output something. the sub could be printing to a file, logging, etc. the
main sub is passed its args and a sub to control output. when it has
output it calls that sub and passes it stuff to output.

this is also called polymophism. each of the subs you can pass in must
(should) have the same api. that way the main sub doesn't have to do
anything special but use the single section of code to call the sub
ref. same with the above dispatch table. all of the subs in it should
take the same args and return the same type of value (if they return
something).

so think of sub refs as an elegant and efficient way to choose something
at a distance. instead of a long ugly if/then/else block you just need
to choose the correct sub (from the dispatch table or via passing it in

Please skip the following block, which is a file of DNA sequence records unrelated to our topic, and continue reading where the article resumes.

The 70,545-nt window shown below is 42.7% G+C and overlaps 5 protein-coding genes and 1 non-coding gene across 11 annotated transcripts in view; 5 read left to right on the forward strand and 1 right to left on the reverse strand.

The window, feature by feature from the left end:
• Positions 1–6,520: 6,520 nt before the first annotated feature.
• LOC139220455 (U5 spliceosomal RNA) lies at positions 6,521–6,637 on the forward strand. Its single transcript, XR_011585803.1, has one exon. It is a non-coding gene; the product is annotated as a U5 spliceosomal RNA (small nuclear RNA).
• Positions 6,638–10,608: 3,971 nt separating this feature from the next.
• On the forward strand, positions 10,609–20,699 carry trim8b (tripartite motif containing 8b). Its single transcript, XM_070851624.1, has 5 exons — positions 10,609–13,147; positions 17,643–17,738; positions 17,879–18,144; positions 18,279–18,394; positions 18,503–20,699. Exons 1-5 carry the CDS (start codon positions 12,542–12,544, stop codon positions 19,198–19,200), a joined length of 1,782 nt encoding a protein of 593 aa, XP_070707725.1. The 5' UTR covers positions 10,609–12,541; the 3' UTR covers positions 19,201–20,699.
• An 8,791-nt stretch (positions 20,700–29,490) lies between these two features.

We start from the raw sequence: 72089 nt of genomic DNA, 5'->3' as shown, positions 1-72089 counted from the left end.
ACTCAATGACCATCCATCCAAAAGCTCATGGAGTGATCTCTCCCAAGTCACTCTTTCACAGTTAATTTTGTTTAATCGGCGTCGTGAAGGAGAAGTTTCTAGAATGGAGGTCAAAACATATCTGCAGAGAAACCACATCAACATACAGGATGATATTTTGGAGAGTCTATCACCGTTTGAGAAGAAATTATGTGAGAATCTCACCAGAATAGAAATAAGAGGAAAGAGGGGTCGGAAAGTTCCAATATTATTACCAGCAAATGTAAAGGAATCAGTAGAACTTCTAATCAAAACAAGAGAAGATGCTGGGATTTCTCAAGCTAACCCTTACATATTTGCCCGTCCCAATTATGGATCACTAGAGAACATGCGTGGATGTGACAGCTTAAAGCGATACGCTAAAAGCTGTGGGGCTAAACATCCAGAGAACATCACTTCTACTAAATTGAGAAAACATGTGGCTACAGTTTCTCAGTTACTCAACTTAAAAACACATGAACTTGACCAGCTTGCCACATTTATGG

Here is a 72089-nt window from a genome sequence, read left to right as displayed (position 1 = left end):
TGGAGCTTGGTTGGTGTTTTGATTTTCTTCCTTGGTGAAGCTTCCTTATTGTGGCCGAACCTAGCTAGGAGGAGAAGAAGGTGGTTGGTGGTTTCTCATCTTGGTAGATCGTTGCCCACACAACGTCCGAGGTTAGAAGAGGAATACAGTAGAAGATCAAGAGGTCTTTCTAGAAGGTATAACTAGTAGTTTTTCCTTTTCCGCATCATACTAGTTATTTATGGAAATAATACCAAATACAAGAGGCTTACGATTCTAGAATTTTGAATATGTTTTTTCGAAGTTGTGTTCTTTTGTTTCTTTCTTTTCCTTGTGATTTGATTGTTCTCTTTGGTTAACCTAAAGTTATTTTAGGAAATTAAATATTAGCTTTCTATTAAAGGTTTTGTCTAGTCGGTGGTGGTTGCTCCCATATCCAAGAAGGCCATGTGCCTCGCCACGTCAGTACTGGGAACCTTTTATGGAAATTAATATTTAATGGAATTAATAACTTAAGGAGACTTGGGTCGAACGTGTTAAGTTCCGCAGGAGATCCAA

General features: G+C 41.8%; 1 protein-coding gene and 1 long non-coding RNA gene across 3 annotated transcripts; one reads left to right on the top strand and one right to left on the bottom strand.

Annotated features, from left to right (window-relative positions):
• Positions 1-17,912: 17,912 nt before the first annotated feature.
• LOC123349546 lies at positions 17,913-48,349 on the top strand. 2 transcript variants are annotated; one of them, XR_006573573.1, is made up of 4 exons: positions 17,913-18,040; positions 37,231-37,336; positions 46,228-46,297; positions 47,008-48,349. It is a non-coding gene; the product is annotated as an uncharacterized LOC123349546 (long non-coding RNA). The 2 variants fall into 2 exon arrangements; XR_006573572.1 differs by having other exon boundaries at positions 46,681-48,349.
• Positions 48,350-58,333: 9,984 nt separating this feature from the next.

as an arg). like most software tricks it isn't NEEDED but very useful
and popular. but then again, most software things are just sugar over
assembler too.

uri


 
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Tim McDaniel
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      01-09-2014
In article <(E-Mail Removed)>,
Dave Stratford <(E-Mail Removed)> wrote:
>At some point you
>are having to decide which function to call, so why do you then need refs?
>Couldn't you just call the function?


That's like saying "Why do you need refs/pointers/subscripts?
Couldn't you just set the variable itself?" That's practially like
advocating

if ($i == 1) {
$a1 = $x;
} elsif ($i == 2) {
$a2 = $x;
} elsif ($i == 3) {
$a3 = $x;
...

and not realizing that there's a problem with using a value that's not
hardcoded (what if you implement $a1 through $a100 and then need
$a101?), and professing not to see any use for

$a[$i] = $x;

>Sorry if this sounds a bit basic, but having programmed in a large
>number of different, occasionally esoteric, languages for just over
>30 years, I can't think of an instance where this has even been